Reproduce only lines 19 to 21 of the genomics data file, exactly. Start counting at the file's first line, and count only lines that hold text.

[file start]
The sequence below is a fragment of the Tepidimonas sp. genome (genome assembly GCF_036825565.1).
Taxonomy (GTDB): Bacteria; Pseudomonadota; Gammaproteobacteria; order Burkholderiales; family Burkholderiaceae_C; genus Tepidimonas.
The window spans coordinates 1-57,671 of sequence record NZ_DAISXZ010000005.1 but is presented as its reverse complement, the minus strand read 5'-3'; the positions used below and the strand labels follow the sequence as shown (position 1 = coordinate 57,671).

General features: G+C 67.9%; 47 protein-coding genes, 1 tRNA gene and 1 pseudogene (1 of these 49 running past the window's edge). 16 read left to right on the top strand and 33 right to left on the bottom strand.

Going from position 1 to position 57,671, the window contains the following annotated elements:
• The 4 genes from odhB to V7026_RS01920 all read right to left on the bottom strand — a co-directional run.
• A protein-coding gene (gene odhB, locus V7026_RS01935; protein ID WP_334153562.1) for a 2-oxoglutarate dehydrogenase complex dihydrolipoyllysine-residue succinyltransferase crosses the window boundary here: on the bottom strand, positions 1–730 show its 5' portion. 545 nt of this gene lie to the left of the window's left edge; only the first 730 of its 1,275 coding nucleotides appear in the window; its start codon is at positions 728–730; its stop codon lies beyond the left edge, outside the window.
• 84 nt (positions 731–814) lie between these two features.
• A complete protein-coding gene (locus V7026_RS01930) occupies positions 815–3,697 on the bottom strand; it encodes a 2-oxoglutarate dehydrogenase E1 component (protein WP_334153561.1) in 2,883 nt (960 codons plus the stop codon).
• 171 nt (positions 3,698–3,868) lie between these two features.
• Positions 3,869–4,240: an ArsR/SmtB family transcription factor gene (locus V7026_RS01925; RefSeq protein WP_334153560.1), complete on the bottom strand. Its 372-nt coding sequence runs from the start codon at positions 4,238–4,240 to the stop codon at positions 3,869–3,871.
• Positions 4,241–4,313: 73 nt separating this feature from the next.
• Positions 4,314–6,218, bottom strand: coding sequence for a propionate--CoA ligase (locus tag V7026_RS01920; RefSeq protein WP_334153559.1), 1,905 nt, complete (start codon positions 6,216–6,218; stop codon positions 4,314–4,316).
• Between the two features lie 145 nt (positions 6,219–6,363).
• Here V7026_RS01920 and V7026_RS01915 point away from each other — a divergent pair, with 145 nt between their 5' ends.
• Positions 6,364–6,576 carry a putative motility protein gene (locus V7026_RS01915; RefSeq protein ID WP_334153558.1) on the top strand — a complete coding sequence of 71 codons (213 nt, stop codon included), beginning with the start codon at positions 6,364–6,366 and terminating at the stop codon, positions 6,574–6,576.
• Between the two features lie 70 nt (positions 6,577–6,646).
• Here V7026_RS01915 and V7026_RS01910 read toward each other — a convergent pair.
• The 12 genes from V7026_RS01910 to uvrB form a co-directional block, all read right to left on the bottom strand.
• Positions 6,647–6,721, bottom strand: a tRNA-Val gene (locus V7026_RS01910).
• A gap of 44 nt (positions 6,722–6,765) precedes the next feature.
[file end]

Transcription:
• The 12 genes from V7026_RS01910 to uvrB form a co-directional block, all read right to left on the bottom strand.
• Positions 6,647–6,721, bottom strand: a tRNA-Val gene (locus V7026_RS01910).
• A gap of 44 nt (positions 6,722–6,765) precedes the next feature.